Leaders of Palestine have welcomed the move and urged Britain and France to act on the parliamentary vote and formally give recognition to “Palestine” like Sweden, as it is in line of their much talked theory of “two Nation” to resolve Middle East dispute.
"We call on the French government to translate its parliament's vote into action," Hanan Ashrawi, a senior leader in the Palestine Liberation Organisation, said in a statement.
"We wish to express our gratitude to the members of the French parliament for adopting a resolution on the side of justice and human dignity," she said. But he reminded, “For peace to prevail, support for the two-state solution must be more than lip service.”
"If members of the international community are serious about the creation of the independent Palestinian state... they must undertake serious and concrete measures to end the occupation and to recognise the State of Palestine."
Last week French Foreign Minister Laurent Fabius told MPs that the UN Security Council was working on a resolution to re-launch and conclude peace talks. He also expressed hope that "A deadline of two years is the one most often mentioned and the French government can agree with this figure."
Fabius also said France was prepared to host international talks to drive the peace bid forward. "An international conference could be organised. France is prepared to take the initiative on this. And in these talks, recognition [of the Palestinian state] would be an instrument... for the definitive resolution of the conflict," he said.
"If these efforts fail, if this last attempt at a negotiated settlement does not work, then France will have to do its duty and recognise the state of Palestine without delay and we are ready to do that," stressed Fabius, without fixing a deadline for such recognition.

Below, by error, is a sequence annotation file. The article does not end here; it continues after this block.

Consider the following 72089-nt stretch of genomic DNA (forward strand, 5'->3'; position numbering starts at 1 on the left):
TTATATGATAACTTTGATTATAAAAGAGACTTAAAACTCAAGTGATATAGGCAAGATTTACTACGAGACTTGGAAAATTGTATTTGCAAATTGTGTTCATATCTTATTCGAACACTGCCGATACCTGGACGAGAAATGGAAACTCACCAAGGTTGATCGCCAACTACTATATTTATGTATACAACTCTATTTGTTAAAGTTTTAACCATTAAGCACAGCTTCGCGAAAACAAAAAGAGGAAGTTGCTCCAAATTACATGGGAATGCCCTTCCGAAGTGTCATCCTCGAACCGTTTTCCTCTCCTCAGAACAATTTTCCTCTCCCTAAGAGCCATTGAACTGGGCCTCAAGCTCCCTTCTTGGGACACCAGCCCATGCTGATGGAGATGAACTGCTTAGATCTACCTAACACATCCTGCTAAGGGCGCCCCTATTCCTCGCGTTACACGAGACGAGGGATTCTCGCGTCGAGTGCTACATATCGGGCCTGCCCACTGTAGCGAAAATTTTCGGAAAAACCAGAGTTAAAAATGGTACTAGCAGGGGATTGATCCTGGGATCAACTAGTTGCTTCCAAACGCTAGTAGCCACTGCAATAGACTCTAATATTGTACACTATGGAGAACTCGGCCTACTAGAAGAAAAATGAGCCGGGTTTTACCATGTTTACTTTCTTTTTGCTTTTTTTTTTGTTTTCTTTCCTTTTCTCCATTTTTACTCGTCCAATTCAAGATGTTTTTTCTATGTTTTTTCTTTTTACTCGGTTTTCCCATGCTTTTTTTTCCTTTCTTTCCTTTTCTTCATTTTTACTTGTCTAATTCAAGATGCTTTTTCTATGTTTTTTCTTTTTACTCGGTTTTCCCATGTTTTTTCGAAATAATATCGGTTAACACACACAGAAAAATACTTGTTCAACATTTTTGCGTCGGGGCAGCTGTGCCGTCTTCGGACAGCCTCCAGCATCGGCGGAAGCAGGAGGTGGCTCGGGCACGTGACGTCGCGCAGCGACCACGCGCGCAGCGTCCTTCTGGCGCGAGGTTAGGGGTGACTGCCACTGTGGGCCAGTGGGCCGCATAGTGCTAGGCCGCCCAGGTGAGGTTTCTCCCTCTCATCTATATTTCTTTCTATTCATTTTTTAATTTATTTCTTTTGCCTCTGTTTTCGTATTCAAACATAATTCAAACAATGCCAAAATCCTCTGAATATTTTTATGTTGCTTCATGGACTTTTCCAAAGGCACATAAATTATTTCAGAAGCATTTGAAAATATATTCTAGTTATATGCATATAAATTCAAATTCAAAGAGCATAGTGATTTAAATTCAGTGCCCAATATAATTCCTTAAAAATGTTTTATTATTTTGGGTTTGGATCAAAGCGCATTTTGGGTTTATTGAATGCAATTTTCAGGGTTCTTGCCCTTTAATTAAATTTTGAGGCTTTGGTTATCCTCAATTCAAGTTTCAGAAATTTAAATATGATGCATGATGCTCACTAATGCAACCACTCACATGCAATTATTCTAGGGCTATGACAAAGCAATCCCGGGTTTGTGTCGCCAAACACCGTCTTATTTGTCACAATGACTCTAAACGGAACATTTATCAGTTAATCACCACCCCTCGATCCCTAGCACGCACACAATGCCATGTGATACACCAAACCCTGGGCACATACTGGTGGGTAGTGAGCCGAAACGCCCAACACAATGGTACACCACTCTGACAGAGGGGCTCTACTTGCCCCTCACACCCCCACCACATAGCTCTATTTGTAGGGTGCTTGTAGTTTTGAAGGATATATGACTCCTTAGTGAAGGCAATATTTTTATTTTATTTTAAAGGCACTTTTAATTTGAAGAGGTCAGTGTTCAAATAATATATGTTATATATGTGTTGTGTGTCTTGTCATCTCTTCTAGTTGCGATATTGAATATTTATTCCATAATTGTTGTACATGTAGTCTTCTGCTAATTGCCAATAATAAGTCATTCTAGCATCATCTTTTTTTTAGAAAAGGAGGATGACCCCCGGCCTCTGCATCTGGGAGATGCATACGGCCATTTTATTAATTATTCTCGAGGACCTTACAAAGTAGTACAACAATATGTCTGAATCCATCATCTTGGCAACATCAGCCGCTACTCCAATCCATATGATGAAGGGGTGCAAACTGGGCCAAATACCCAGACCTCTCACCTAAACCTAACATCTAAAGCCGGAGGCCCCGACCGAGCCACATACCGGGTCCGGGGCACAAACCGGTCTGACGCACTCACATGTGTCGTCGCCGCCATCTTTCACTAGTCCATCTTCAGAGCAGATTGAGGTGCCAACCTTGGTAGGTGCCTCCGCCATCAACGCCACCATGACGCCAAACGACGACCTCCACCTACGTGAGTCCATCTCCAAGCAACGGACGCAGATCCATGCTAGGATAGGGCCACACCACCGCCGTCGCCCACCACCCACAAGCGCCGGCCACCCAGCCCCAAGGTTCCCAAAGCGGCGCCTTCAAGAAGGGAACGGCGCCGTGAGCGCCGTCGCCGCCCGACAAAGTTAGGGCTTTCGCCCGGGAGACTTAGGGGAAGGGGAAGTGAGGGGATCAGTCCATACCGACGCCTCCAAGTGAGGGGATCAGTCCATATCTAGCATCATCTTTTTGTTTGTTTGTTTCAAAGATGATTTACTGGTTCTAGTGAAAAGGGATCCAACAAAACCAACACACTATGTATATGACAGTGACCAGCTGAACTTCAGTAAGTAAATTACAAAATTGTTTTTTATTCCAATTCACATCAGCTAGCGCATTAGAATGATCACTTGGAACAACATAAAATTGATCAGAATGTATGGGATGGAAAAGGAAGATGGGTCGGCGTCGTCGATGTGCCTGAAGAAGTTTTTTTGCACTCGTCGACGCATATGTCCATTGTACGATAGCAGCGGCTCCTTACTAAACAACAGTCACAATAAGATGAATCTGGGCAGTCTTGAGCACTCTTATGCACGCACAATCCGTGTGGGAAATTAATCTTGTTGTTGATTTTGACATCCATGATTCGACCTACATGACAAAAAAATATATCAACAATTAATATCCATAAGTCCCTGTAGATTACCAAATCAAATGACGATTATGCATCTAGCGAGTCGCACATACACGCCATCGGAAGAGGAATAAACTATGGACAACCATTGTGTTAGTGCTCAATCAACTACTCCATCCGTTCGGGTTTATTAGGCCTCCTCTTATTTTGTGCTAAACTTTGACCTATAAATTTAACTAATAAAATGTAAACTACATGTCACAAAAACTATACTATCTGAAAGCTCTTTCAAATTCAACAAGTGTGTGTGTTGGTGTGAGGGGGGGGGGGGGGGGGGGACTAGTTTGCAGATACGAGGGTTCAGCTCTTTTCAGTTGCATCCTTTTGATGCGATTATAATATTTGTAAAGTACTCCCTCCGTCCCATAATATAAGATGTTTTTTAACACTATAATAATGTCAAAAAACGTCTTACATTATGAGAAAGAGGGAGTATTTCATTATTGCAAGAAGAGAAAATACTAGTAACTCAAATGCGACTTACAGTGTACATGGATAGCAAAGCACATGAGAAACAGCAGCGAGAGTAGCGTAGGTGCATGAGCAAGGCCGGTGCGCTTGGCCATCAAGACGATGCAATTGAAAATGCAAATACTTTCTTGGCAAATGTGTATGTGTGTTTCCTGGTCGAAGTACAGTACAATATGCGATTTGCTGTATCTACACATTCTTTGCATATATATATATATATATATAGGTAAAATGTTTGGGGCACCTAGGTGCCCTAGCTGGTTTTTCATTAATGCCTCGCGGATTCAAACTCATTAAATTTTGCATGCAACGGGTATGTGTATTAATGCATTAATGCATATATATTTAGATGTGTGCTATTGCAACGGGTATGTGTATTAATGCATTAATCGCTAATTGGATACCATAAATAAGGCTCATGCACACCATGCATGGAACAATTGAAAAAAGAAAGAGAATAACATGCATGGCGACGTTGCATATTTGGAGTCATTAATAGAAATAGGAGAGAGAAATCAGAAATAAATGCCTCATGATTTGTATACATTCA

Opposing the move, Christian Jacob, leader of the conservative UMP Party warned, "It will add fuel to the fire in a region that doesn't need that at all.”
Outside the parliament building, several hundred Zionists protested carrying placards reading: “Hamas + Fatah = Terrorist state.”
Israeli officials have said that Europe’s drive to legitimize Palestine is a validation of Hamas’s rocket attacks on settlements inside Israel, and dis-incentivizes Palestinians from making any further “concessions” during future talks.
What type of “concessions” Israel is eying? She wants Palestinians to surrender their right and abandon their commitment to the “right of return” to millions of Arabs who have been driven out of their homeland. April’s negotiations stalled after the Palestinians refused to budge to Israel’s condition. Israel is also insisting on new Jewish settlements in the West Bank, and insists that IDF troops should be stationed permanently in the area, even after the creation of an independent Palestine, while Palestine will have no right to have its own defense forces.
The situation has been further inflamed by Israel's incursion into Gaza this summer, in which over 2,100 Palestinians and more than 60 Israelis died.
Sweden’s recognition of “Palestine State” places the Scandinavian nation among more than 100 others that recognize a Palestinian state. Most Western nations still don't recognize Palestine, and many said they don't plan to follow Sweden. EU member states — such as Hungary and Poland —do recognize a Palestinian state, but they did so before they joined the bloc.(Inputs from media reports)
Dec, 5, 2014